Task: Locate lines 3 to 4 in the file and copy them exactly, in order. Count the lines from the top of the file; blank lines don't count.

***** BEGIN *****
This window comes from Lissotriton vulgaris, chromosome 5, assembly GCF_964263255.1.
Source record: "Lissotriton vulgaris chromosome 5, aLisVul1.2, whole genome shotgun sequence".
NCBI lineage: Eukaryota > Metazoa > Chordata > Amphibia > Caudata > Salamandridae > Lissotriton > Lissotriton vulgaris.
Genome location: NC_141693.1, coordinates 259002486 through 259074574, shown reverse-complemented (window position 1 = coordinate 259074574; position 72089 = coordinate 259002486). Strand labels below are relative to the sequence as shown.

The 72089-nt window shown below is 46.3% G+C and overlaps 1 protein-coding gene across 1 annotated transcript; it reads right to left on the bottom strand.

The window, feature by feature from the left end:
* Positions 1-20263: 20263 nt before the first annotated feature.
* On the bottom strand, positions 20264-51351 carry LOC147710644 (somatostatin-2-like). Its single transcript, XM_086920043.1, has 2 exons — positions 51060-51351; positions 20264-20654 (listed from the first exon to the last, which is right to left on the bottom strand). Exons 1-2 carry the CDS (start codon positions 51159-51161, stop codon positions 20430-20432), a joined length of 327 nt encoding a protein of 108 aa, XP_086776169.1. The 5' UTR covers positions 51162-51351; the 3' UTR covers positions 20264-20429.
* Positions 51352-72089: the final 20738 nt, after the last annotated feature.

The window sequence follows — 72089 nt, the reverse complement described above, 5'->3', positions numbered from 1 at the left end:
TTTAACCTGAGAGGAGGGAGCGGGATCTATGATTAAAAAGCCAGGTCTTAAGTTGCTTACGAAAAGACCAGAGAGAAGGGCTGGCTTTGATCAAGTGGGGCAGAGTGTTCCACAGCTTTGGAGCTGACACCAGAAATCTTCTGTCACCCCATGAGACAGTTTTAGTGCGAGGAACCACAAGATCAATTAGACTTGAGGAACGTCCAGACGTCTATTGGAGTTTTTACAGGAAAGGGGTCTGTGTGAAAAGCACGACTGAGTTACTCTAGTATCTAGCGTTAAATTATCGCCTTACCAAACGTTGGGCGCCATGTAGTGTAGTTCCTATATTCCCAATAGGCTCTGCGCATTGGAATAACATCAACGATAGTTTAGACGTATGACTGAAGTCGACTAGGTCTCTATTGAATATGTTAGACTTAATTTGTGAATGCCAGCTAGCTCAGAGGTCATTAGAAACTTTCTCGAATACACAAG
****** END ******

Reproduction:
NCBI lineage: Eukaryota > Metazoa > Chordata > Amphibia > Caudata > Salamandridae > Lissotriton > Lissotriton vulgaris.
Genome location: NC_141693.1, coordinates 259002486 through 259074574, shown reverse-complemented (window position 1 = coordinate 259074574; position 72089 = coordinate 259002486). Strand labels below are relative to the sequence as shown.